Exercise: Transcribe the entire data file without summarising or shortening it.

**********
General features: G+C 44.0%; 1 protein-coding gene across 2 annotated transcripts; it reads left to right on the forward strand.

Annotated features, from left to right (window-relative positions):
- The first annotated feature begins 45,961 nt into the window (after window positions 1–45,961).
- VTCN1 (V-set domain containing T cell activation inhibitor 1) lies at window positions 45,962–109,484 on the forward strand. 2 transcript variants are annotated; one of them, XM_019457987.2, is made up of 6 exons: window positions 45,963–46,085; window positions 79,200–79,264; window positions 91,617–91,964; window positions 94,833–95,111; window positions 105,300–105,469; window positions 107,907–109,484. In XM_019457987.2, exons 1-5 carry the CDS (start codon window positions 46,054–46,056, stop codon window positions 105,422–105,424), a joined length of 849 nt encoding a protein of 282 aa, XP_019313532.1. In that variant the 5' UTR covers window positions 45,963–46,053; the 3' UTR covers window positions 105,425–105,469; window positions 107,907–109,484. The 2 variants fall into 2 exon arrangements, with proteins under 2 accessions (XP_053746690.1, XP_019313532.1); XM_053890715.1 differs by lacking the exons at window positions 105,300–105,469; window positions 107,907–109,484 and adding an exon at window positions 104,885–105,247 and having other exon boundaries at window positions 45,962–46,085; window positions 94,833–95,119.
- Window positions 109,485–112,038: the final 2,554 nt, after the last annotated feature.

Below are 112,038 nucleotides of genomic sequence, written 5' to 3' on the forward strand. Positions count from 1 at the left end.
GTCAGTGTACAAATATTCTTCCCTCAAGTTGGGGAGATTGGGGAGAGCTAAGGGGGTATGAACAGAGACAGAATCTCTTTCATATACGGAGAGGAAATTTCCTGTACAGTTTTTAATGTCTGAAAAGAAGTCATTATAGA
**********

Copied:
General features: G+C 44.0%; 1 protein-coding gene across 2 annotated transcripts; it reads left to right on the forward strand.

Annotated features, from left to right (window-relative positions):
- The first annotated feature begins 45,961 nt into the window (after window positions 1–45,961).
- VTCN1 (V-set domain containing T cell activation inhibitor 1) lies at window positions 45,962–109,484 on the forward strand. 2 transcript variants are annotated; one of them, XM_019457987.2, is made up of 6 exons: window positions 45,963–46,085; window positions 79,200–79,264; window positions 91,617–91,964; window positions 94,833–95,111; window positions 105,300–105,469; window positions 107,907–109,484. In XM_019457987.2, exons 1-5 carry the CDS (start codon window positions 46,054–46,056, stop codon window positions 105,422–105,424), a joined length of 849 nt encoding a protein of 282 aa, XP_019313532.1. In that variant the 5' UTR covers window positions 45,963–46,053; the 3' UTR covers window positions 105,425–105,469; window positions 107,907–109,484. The 2 variants fall into 2 exon arrangements, with proteins under 2 accessions (XP_053746690.1, XP_019313532.1); XM_053890715.1 differs by lacking the exons at window positions 105,300–105,469; window positions 107,907–109,484 and adding an exon at window positions 104,885–105,247 and having other exon boundaries at window positions 45,962–46,085; window positions 94,833–95,119.
- Window positions 109,485–112,038: the final 2,554 nt, after the last annotated feature.

Below are 112,038 nucleotides of genomic sequence, written 5' to 3' on the forward strand. Positions count from 1 at the left end.
GTCAGTGTACAAATATTCTTCCCTCAAGTTGGGGAGATTGGGGAGAGCTAAGGGGGTATGAACAGAGACAGAATCTCTTTCATATACGGAGAGGAAATTTCCTGTACAGTTTTTAATGTCTGAAAAGAAGTCATTATAGA